It could have been worse. It could have involved animals, too.
But as it was, I had non-professional volunteer adult models, about 15 children running around and watching (OK, maybe it was only 3, but it seemed like 15), 2 children who were also non-professional volunteer models, one of whom was expected to run through the set naturally. Also a video guy trying to get footage in between takes. Oh, and actually, there was a big dog present, though not part of the shot.
So, no – this was not my usual day of shooting empty interiors.
The project was to make a lifestyle-type photo of my client, Michael Thompson (the guy in the photo) meeting with his client (played by Donna Hanson, who does freelance marketing consulting; the 2 kids we recruited from the neighborhood) in a busy kitchen, evocative of a typical household in the early morning. Kids to get ready for school, Mom running late for a meeting, sort of chaotic.
This was part of a much larger project, including the Rooftop shoot, that is essentially a campaign promoting Michael as a busy Real Estate professional. There was a video component being shot, as well as a new website being designed. After many hours of brainstorming with Michael’s team of creatives, we settled on a series of photos.
Michael wanted to produce a multi-page brochure that really stood apart from the typical real estate collateral. He wanted a bare minimum of text, allowing the photography to tell the story, but he also wanted to avoid all the clichéd photos that we’ve seen again and again….the realtor handing the keys to the proud new homeowners….the realtor standing in the doorway of a fabulous house, like Vanna White….explicit photos showing specific activities.
Instead, he wanted evocative, surprising (even startling) photos that would (hopefully) retain people’s attention and bring them to a positive conclusion without being too heavy-handed.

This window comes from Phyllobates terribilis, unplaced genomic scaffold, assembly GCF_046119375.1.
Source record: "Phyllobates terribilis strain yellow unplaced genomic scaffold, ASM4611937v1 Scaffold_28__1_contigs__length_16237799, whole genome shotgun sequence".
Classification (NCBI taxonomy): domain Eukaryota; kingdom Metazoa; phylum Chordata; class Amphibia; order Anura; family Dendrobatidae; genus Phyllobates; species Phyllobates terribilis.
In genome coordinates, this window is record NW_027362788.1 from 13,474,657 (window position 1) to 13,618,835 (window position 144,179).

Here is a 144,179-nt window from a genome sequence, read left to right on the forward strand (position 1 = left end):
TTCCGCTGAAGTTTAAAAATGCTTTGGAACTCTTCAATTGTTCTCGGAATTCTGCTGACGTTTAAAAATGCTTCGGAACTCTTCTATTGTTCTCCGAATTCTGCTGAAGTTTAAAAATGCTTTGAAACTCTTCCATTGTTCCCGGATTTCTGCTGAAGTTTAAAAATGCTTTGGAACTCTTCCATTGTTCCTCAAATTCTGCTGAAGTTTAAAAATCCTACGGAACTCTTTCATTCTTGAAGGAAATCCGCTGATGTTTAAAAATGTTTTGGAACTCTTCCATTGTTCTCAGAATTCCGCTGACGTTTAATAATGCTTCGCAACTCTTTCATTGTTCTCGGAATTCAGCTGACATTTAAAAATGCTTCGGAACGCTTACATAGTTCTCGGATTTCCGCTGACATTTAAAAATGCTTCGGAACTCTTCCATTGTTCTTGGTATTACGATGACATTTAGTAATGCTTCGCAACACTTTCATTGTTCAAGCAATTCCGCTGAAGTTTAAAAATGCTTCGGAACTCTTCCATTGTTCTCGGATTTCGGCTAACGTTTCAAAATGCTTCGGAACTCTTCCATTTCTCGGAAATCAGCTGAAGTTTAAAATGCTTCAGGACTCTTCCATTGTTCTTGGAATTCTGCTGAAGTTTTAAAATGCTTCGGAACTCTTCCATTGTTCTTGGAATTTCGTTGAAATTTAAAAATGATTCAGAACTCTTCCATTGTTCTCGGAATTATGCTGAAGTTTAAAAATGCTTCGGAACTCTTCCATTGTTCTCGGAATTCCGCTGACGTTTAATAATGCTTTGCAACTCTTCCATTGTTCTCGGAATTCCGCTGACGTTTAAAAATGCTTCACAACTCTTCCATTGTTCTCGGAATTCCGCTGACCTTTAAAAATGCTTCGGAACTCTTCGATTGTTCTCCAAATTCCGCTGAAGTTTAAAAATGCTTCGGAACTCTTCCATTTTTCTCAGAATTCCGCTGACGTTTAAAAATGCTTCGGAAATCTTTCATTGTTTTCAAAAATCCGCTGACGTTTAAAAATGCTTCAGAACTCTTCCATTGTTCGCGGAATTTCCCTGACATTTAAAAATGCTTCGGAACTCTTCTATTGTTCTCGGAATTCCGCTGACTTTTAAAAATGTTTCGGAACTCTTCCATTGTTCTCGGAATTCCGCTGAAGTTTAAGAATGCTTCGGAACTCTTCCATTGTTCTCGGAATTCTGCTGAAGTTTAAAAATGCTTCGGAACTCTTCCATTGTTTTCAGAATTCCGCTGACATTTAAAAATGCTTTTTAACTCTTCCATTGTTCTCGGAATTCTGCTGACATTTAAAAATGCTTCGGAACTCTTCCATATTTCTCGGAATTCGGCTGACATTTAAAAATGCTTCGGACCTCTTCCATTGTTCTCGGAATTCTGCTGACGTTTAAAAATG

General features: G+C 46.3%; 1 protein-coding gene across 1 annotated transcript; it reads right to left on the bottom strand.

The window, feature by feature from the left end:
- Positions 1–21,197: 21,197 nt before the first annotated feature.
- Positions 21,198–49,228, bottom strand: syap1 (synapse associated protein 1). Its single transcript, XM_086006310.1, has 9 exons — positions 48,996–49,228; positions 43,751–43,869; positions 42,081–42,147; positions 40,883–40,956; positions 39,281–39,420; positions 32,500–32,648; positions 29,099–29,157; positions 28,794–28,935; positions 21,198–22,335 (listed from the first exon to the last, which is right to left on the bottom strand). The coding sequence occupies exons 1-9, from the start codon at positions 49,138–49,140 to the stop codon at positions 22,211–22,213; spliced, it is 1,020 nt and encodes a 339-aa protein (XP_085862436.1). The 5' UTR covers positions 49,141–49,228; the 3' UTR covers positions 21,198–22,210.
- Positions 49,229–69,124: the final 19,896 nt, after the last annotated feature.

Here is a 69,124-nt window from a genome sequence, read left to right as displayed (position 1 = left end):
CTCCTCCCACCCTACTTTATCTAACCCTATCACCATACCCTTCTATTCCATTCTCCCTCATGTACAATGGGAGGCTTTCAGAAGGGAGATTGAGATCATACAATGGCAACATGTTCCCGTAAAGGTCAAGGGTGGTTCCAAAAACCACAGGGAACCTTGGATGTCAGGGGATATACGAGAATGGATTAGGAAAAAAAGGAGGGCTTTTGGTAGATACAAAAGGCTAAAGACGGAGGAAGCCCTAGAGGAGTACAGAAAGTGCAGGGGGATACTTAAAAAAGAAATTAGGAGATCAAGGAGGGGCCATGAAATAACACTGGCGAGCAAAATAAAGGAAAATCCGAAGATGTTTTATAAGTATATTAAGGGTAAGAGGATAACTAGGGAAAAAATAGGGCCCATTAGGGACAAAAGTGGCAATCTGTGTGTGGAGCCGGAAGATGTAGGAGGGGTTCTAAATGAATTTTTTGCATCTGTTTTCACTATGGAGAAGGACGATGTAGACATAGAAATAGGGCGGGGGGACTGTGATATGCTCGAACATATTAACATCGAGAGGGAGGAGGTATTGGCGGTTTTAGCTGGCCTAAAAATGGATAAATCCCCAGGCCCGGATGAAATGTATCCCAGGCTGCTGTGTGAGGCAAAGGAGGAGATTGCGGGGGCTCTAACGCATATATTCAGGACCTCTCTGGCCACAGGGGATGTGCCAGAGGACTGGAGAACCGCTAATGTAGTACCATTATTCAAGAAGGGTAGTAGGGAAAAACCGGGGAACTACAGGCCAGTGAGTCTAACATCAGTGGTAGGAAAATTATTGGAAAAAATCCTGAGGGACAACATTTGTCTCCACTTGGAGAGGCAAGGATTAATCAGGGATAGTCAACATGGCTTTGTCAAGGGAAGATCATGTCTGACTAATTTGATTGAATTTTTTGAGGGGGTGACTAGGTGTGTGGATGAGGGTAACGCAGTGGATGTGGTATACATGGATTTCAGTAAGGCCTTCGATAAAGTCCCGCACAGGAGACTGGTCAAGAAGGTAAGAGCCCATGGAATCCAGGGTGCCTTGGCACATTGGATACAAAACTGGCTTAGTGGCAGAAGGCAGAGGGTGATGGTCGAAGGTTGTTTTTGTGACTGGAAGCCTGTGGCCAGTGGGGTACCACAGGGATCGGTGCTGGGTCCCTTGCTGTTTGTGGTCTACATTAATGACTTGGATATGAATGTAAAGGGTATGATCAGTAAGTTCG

So, back to the kitchen shot. I had this shot totally pre-visualized, down to the smallest details. I mean, I knew exactly what I wanted. Donna and I spent an afternoon location scouting, visiting half a dozen potential kitchens to use as our set, but when we walked into this one I knew immediately that this was The One. It matched what I had in my mind’s eye so well it was almost creepy. Here’s one of the scouting photos I made that day:
As you can see, I was already homing in on the comp I would ultimately go with.
On the day of the shoot, I showed up about an hour early, to get set up and make a beauty shot of the kitchen as a gift to the homeowner (who had handed over her kitchen to a bunch of strangers for the afternoon).
Then, I began to construct my action shot. I had to not only keep the kitchen lit, but also make sure my models were appropriately lit as well. Ultimately I had 8 lights involved, about half for the room, and half for the talent.
The premise of the shot was Michael coming to his clients’ home in the early morning to get her signature on some sort of important document. The chaos of a typical weekday morning swirls around them; the boy eating his breakfast at the counter, the girl running somewhere with her book bag. Everything was carefully coordinated, from the props to the wardrobe of each person.
Once I had everyone positioned right, we worked on facial expression and gestures. It was a lot to keep track of! The boy had to be eating his cereal but not look awkward; Michael and Donna had to be focused on the documents but not have their faces turned away from the camera too much, and not smiling in a fake way but not scowling or frowning, either. The girl had to be running full-tilt towards the camera but not crash into me, and she had to do it about 25 times in a row.
She was the champ of the day – without her acting skill the shot would never have happened. She was able to come busting around the corner of that kitchen island again and again, flawlessly, while I ripped shots off hoping to catch one when everyone was perfect. And that’s what I got – ONE perfect shot and a bunch of almost-but-not-quite ones.
It was months later, when I was re-watching “Clear and Present Danger” with my girlfriend, that I saw Jack Ryan’s kitchen (in the movie) and realized that I had modeled the entire scene on that kitchen! Even the orange juice container! You never know what’s influencing you.